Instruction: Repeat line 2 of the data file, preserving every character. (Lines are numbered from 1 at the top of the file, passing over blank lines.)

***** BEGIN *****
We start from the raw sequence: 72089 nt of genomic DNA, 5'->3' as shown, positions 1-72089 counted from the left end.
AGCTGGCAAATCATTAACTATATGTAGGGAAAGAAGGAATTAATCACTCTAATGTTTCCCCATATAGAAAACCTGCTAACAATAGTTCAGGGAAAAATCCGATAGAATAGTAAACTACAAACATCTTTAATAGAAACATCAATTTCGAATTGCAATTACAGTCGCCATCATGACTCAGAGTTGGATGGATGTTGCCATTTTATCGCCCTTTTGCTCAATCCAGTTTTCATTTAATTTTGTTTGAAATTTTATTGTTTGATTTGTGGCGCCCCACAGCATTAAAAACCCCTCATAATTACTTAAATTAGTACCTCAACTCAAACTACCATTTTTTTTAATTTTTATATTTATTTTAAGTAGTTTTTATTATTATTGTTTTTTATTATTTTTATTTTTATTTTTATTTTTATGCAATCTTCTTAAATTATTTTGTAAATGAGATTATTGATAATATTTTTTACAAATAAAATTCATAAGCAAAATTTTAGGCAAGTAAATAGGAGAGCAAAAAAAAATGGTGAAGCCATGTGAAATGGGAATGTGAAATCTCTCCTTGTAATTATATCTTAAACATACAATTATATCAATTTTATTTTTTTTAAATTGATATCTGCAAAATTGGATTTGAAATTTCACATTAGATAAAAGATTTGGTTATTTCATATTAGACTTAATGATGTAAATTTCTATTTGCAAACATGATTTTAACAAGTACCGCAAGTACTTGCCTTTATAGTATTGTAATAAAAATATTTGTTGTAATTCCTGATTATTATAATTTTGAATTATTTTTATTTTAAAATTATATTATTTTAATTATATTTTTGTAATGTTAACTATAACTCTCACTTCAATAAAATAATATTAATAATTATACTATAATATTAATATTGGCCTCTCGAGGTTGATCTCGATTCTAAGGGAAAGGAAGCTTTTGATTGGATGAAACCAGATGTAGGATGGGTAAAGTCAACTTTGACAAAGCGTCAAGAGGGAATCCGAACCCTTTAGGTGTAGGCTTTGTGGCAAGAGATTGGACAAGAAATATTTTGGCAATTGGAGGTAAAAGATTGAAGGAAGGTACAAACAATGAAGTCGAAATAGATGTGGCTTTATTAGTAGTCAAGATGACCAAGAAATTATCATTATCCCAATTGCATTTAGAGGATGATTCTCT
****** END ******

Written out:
AGCTGGCAAATCATTAACTATATGTAGGGAAAGAAGGAATTAATCACTCTAATGTTTCCCCATATAGAAAACCTGCTAACAATAGTTCAGGGAAAAATCCGATAGAATAGTAAACTACAAACATCTTTAATAGAAACATCAATTTCGAATTGCAATTACAGTCGCCATCATGACTCAGAGTTGGATGGATGTTGCCATTTTATCGCCCTTTTGCTCAATCCAGTTTTCATTTAATTTTGTTTGAAATTTTATTGTTTGATTTGTGGCGCCCCACAGCATTAAAAACCCCTCATAATTACTTAAATTAGTACCTCAACTCAAACTACCATTTTTTTTAATTTTTATATTTATTTTAAGTAGTTTTTATTATTATTGTTTTTTATTATTTTTATTTTTATTTTTATTTTTATGCAATCTTCTTAAATTATTTTGTAAATGAGATTATTGATAATATTTTTTACAAATAAAATTCATAAGCAAAATTTTAGGCAAGTAAATAGGAGAGCAAAAAAAAATGGTGAAGCCATGTGAAATGGGAATGTGAAATCTCTCCTTGTAATTATATCTTAAACATACAATTATATCAATTTTATTTTTTTTAAATTGATATCTGCAAAATTGGATTTGAAATTTCACATTAGATAAAAGATTTGGTTATTTCATATTAGACTTAATGATGTAAATTTCTATTTGCAAACATGATTTTAACAAGTACCGCAAGTACTTGCCTTTATAGTATTGTAATAAAAATATTTGTTGTAATTCCTGATTATTATAATTTTGAATTATTTTTATTTTAAAATTATATTATTTTAATTATATTTTTGTAATGTTAACTATAACTCTCACTTCAATAAAATAATATTAATAATTATACTATAATATTAATATTGGCCTCTCGAGGTTGATCTCGATTCTAAGGGAAAGGAAGCTTTTGATTGGATGAAACCAGATGTAGGATGGGTAAAGTCAACTTTGACAAAGCGTCAAGAGGGAATCCGAACCCTTTAGGTGTAGGCTTTGTGGCAAGAGATTGGACAAGAAATATTTTGGCAATTGGAGGTAAAAGATTGAAGGAAGGTACAAACAATGAAGTCGAAATAGATGTGGCTTTATTAGTAGTCAAGATGACCAAGAAATTATCATTATCCCAATTGCATTTAGAGGATGATTCTCT